George Washington Cable Long Fiction Analysis
Although George Washington Cable’s reputation rests primarily on one collection of short stories and two pieces of longer fiction, his total output includes twenty-two books. For an understanding of Cable as a writer of fiction, one should first consider his nonfiction and his reasons for writing it. Cable’s interest in history is shown in two books centered on Creole culture, The Creoles of Louisiana, a collection of history articles, and Strange True Stories of Louisiana, a collection of factual stories about the Creoles. On a juvenile level, The Cable Story Book is a combination of factual and fictional material that emphasizes the same Creole subjects as his fiction. The Silent South and The Negro Question, his best-known works of nonfiction, are collections of essays on controversial southern problems, notably the problem of racial discrimination. Characteristic of Cable’s prose is a moral posture and a humanitarian zeal, openly stated in his nonfiction and imaginatively expressed in the most important of his fiction. He worked for the reform of people and institutions and for a reversal in racial attitudes.
Cable’s first novel, The Grandissimes, is his unqualified masterpiece. Louis D. Rubin, Jr., has called it the first “modern” southern novel, dealing realistically as it does with the role of the black in American society. Added to the rich portrayal of aristocratic Creole settings and family problems, a panoramic array of characters of Native American, black, and mixed bloods vivify problems of social castes and racial discrimination in Louisiana in 1803, the year of the Louisiana Purchase. Using the historical actuality of racially tangled bloodlines as the theme for dramatic episodes, Cable emphasizes the ramifications of black-white relationships. The free quadroon caste, for example, had its special role in southern society, as shown historically in the New Orleans “quadroon balls.” Beautiful young women of one-quarter black blood (quadroons) or, perhaps, one-eighth (octoroons) danced at these balls with white men, were chosen by them as mistresses, and were set up in separate households in the city.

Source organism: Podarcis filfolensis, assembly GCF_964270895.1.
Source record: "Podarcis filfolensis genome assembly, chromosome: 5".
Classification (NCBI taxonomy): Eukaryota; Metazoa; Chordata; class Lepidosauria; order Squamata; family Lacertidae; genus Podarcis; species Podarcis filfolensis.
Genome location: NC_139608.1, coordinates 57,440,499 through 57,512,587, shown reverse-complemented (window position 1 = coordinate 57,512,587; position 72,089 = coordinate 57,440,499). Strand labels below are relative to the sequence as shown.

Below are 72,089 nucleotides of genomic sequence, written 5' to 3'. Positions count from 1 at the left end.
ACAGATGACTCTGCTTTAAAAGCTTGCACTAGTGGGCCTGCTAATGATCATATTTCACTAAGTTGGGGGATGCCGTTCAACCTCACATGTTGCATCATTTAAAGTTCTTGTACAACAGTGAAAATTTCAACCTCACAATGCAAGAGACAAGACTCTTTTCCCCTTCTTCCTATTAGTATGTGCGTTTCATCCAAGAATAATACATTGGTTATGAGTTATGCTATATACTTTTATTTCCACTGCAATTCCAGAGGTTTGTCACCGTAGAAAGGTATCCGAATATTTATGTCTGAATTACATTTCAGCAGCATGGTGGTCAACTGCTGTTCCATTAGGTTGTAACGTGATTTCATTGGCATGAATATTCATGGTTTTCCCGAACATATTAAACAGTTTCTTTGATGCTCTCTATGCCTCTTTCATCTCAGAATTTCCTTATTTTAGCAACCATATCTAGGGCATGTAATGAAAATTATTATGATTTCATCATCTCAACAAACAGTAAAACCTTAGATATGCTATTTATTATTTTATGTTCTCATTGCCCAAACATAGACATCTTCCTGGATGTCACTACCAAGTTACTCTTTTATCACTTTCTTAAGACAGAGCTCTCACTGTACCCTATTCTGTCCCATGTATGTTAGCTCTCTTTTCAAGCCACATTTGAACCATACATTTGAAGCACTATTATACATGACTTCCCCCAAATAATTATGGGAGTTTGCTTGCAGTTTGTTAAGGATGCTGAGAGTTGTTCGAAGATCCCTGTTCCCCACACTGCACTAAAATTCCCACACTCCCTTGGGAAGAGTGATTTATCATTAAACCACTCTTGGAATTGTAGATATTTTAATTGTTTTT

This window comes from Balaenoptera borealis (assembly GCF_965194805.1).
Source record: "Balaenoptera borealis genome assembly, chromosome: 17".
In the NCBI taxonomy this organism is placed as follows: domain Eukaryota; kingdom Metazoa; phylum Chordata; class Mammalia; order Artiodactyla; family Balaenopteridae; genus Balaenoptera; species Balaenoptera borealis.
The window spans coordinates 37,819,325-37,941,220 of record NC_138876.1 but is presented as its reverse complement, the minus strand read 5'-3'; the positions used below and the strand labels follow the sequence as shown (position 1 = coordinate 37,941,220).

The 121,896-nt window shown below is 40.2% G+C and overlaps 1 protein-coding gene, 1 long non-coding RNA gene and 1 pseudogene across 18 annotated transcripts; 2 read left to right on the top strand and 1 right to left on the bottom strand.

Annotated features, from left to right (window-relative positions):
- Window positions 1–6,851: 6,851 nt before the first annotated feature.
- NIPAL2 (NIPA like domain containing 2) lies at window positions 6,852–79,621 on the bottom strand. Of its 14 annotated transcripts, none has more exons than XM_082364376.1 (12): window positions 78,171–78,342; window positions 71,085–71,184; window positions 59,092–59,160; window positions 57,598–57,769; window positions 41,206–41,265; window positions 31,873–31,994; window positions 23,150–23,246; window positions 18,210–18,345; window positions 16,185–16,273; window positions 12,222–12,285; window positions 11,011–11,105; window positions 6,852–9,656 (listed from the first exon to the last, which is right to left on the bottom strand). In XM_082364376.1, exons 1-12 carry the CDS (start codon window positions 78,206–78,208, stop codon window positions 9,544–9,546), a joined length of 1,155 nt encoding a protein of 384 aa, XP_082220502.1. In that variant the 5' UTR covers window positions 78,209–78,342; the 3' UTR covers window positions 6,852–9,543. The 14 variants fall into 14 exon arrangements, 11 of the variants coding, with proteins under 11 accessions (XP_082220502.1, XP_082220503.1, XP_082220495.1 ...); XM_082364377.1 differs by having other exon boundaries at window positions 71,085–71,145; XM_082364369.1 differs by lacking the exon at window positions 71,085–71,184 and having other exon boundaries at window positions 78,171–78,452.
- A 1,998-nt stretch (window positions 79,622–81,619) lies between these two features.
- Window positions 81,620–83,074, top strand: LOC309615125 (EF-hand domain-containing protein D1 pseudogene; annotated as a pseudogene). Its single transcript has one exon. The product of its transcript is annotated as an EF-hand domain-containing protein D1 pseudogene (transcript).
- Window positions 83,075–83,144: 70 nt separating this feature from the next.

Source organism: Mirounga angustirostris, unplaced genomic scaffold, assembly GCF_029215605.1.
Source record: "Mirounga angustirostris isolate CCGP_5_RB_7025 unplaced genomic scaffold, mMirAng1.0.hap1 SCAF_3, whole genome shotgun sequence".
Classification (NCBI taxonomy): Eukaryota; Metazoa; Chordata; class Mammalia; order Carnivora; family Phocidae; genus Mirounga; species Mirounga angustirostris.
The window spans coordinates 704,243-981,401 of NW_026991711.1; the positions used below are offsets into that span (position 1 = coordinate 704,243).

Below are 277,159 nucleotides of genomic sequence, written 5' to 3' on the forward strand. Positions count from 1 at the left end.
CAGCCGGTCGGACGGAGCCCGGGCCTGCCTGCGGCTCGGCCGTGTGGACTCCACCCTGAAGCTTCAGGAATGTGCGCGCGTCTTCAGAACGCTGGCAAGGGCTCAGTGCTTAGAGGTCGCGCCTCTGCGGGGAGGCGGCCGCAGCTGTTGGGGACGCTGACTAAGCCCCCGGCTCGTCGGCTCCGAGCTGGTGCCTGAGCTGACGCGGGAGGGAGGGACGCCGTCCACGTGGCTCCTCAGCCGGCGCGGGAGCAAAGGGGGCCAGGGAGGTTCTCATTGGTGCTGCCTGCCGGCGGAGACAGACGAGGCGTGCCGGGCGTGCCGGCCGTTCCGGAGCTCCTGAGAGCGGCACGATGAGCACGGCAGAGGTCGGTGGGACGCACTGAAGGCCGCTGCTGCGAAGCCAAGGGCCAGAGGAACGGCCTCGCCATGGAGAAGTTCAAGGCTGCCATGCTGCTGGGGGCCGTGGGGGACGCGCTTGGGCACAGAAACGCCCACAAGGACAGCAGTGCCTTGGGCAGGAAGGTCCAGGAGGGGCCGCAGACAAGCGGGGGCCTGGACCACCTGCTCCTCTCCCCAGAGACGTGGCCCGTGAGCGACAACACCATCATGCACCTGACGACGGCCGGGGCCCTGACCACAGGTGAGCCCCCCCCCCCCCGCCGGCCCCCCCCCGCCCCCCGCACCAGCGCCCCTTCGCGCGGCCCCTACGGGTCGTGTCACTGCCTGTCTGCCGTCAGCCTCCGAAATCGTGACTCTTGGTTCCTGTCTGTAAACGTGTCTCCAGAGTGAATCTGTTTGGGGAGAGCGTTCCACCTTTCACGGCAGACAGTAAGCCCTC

Two principal quadroons interact in The Grandissimes. A male quadroon is the identically named half brother of the aristocratic Creole Honoré Grandissime. The darker Honoré Grandissime flouts the law by refusing to inscribe the letters “f.m.c.” (free man of color) after his name. Educated in Paris along with his half brother and heir to most of their deceased father’s wealth, the quadroon nevertheless remains unrecognized as a legitimate member of the Grandissime family. The Creoles’ acceptance of an American Indian chieftain as ancestor is introduced to point up their unwonted prejudice against the taint of black blood. The main female quadroon is Palmyre Philosophe, a freed slave who bears a hopeless love for the all-white Honoré Grandissime and, in turn, is loved by his quadroon half brother. To illustrate the injustices perpetrated against blacks, Cable inserts the episode of the black Bras-Coupé, a historical figure used earlier in Cable’s unpublished short story “Bibi.” Palmyre hates Agricola Fuselier, her former owner and uncle to Honoré Grandissime, who forced her unconsummated marriage to Bras-Coupé.
The character who serves throughout the novel as spokesman for Cable is Joseph Frowenfeld, a German American newcomer to New Orleans, who observes, participates in, and comments critically on the action. Honoré Grandissime, the leading male character, is a Creole who recognizes the faults of his society and works with moderation to correct them. He provides a liberal Creole viewpoint, supplementary to the rigid moral judgment of Frowenfeld. Agricola Fuselier, in direct contrast to Frowenfeld, represents the proud old Creoles who insist on purity of race.
Action antecedent to the yearlong events of the novel goes back to 1673, the year of the birth of the American Indian girl whose choice of a De Grapion suitor began a feud between two Creole families, the De Grapions and the Grandissimes. Preceding the main plot by eight years comes the tale of Bras-Coupé. Otherwise, the...
(The entire section is 1741 words.)